Scouts-L Mail Archive for October of 1998: SM minute
Wed, 30 Sep 1998 17:50:18 -0500
Lately I've been puttying and painting some upstairs windows--getting ready
for winter. The middle school is only a block away from my home and I got
to thinking -- if I fell off the ladder how many of those kids walking past
would know what to do (that's what I usually think about when I'm on a
Anyway, I was reminded of the Mark Twain story & this idea came to me while
I was not falling off the ladder this afternoon.
Know what to do (and what not to do)
One of Mark Twain's stories goes something like this:
"I was downtown one day and there was a building on fire. Leaning out of a
fourth-floor window was an elderly client of ours crying for help. No one
knew what to do. No one had any presence of mind except me. I called for a
rope. When someone gave me one I took one end of it and threw it up to him.
He caught it and I told him to tie it 'round his waist. He did so and I
pulled him down."
Now, this is a funny story and I hope he was just joking when he told it.
But there's a good point here. It is important to know what to do in an
emergency. But even more important is knowing what not to do.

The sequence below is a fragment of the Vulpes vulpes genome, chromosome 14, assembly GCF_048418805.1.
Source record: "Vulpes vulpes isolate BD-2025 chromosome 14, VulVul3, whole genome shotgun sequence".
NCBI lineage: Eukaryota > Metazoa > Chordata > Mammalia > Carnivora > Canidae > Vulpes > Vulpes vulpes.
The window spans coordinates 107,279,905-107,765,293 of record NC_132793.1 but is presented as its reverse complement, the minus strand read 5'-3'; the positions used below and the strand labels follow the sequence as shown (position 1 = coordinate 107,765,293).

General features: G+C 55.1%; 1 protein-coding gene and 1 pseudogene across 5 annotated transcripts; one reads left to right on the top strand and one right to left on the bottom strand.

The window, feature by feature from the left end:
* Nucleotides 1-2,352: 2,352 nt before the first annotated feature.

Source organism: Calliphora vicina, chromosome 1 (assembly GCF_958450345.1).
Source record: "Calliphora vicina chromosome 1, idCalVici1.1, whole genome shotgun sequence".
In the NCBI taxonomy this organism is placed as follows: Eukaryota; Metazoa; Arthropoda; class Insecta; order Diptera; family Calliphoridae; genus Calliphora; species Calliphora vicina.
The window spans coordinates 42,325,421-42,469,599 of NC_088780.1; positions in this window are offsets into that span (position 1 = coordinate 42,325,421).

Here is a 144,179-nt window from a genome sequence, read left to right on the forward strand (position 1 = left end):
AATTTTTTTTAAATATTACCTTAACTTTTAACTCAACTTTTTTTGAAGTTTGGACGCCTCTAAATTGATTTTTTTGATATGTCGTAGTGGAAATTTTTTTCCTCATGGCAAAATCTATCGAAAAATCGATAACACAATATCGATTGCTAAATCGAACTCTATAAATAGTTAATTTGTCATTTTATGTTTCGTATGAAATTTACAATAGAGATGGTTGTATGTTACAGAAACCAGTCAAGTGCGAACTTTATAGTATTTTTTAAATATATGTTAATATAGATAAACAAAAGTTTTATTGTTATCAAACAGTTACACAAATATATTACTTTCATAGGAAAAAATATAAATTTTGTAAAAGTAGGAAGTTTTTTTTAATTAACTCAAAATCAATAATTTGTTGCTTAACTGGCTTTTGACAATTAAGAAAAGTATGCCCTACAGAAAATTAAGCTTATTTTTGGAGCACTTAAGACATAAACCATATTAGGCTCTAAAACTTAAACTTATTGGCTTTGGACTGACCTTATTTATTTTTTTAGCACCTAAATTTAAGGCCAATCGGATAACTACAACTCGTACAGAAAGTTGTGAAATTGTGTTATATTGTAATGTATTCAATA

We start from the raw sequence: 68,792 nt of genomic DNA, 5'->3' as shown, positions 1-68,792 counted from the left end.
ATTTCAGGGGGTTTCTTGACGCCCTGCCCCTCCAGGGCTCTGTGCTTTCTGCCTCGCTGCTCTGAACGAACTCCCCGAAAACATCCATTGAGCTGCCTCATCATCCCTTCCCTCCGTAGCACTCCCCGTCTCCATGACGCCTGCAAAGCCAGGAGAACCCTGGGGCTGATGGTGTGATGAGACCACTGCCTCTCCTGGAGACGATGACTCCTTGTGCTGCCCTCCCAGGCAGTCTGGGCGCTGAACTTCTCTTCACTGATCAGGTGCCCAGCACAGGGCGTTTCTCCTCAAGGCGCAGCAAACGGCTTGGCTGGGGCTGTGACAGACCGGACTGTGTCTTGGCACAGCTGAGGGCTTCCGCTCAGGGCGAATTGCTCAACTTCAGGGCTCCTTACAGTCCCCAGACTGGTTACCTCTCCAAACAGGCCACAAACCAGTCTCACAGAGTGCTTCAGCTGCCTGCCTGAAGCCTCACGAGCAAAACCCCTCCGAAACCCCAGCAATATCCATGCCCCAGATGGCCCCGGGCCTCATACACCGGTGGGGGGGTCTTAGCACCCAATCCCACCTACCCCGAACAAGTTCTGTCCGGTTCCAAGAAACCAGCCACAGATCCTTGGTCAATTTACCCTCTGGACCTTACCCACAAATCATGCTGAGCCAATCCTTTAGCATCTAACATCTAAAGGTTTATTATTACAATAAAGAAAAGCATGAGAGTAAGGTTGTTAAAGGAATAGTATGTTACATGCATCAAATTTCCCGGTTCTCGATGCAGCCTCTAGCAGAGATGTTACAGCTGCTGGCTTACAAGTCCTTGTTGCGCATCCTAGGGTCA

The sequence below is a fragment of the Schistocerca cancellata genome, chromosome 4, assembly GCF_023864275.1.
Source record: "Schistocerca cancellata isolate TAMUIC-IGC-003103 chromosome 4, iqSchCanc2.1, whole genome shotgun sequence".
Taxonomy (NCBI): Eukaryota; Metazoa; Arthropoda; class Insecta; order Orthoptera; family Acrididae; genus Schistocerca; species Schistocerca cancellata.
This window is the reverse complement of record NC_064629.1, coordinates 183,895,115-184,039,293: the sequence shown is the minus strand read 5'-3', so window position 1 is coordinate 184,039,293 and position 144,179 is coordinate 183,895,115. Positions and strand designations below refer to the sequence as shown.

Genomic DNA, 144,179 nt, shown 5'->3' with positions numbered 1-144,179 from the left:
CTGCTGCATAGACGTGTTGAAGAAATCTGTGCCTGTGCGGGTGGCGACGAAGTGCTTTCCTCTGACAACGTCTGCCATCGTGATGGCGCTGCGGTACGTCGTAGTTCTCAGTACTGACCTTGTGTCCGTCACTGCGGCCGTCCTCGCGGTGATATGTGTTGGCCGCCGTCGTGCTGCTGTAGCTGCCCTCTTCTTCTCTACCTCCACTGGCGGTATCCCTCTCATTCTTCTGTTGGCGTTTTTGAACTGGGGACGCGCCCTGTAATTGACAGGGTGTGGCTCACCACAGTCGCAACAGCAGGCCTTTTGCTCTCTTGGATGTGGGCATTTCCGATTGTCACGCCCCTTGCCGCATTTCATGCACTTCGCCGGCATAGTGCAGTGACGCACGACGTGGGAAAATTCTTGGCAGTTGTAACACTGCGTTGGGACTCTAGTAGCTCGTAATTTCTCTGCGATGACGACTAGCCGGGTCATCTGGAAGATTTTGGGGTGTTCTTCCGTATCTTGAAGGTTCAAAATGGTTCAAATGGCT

So often our first impulse in an emergency is the wrong one. It's like
moving an injured person to make them more comfortable. We may have good
motives but we're doing the wrong thing.
That's one of the reasons we practice first aid skills. And it's the reason
why so often the activities at camporees seem to be the same old thing.
It's the same reason that the coach of a sports team has his players
practice basic moves & skills over and over again. You practice so that if
and when you need to use a skill, you'll know what to do and what not to do.
Mark W. Arend
Beaver Dam Community Library
311 N. Spring St. Outside of a dog, a book is
Beaver Dam, Wisc. 53916 man's best friend. Inside of
(920) 887-4631 (fax 887-4633) a dog it's too dark to read.
Scoutmaster, Troop 736